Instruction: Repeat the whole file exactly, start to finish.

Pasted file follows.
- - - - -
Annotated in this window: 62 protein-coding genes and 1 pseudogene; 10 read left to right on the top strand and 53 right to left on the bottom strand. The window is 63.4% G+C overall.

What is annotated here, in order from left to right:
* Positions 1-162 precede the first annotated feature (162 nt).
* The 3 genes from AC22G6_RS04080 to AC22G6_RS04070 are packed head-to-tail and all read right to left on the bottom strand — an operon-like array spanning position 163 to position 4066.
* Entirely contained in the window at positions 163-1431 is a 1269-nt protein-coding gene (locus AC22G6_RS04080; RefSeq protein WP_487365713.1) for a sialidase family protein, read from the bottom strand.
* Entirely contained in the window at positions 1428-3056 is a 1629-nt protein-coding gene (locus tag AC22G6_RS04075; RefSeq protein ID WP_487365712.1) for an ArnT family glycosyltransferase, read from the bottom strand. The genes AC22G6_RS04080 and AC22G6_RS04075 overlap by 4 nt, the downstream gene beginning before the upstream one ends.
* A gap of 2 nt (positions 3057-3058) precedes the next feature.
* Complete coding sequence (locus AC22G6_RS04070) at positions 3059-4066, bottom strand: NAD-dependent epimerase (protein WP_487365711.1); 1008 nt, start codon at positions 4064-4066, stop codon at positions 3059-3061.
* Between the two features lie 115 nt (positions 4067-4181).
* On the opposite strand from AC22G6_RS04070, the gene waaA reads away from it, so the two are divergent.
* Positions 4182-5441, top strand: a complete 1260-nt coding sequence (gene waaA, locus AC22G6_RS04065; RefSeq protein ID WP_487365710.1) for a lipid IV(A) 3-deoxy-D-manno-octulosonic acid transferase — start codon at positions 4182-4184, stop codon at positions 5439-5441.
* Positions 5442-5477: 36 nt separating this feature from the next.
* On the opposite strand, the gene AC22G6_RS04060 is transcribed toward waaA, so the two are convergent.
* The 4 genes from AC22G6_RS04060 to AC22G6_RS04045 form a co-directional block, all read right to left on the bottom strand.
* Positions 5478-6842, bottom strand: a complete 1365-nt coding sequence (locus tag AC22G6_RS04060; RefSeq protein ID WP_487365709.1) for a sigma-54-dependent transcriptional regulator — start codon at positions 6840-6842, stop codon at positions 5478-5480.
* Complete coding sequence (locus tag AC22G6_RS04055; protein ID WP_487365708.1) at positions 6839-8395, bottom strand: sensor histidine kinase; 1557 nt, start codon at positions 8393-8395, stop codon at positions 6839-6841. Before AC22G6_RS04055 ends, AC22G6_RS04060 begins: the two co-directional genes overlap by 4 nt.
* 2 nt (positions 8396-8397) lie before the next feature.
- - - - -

Annotated in this window: 62 protein-coding genes and 1 pseudogene; 10 read left to right on the top strand and 53 right to left on the bottom strand. The window is 63.4% G+C overall.

What is annotated here, in order from left to right:
* Positions 1-162 precede the first annotated feature (162 nt).
* The 3 genes from AC22G6_RS04080 to AC22G6_RS04070 are packed head-to-tail and all read right to left on the bottom strand — an operon-like array spanning position 163 to position 4066.
* Entirely contained in the window at positions 163-1431 is a 1269-nt protein-coding gene (locus AC22G6_RS04080; RefSeq protein WP_487365713.1) for a sialidase family protein, read from the bottom strand.
* Entirely contained in the window at positions 1428-3056 is a 1629-nt protein-coding gene (locus tag AC22G6_RS04075; RefSeq protein ID WP_487365712.1) for an ArnT family glycosyltransferase, read from the bottom strand. The genes AC22G6_RS04080 and AC22G6_RS04075 overlap by 4 nt, the downstream gene beginning before the upstream one ends.
* A gap of 2 nt (positions 3057-3058) precedes the next feature.
* Complete coding sequence (locus AC22G6_RS04070) at positions 3059-4066, bottom strand: NAD-dependent epimerase (protein WP_487365711.1); 1008 nt, start codon at positions 4064-4066, stop codon at positions 3059-3061.
* Between the two features lie 115 nt (positions 4067-4181).
* On the opposite strand from AC22G6_RS04070, the gene waaA reads away from it, so the two are divergent.
* Positions 4182-5441, top strand: a complete 1260-nt coding sequence (gene waaA, locus AC22G6_RS04065; RefSeq protein ID WP_487365710.1) for a lipid IV(A) 3-deoxy-D-manno-octulosonic acid transferase — start codon at positions 4182-4184, stop codon at positions 5439-5441.
* Positions 5442-5477: 36 nt separating this feature from the next.
* On the opposite strand, the gene AC22G6_RS04060 is transcribed toward waaA, so the two are convergent.
* The 4 genes from AC22G6_RS04060 to AC22G6_RS04045 form a co-directional block, all read right to left on the bottom strand.
* Positions 5478-6842, bottom strand: a complete 1365-nt coding sequence (locus tag AC22G6_RS04060; RefSeq protein ID WP_487365709.1) for a sigma-54-dependent transcriptional regulator — start codon at positions 6840-6842, stop codon at positions 5478-5480.
* Complete coding sequence (locus tag AC22G6_RS04055; protein ID WP_487365708.1) at positions 6839-8395, bottom strand: sensor histidine kinase; 1557 nt, start codon at positions 8393-8395, stop codon at positions 6839-6841. Before AC22G6_RS04055 ends, AC22G6_RS04060 begins: the two co-directional genes overlap by 4 nt.
* 2 nt (positions 8396-8397) lie before the next feature.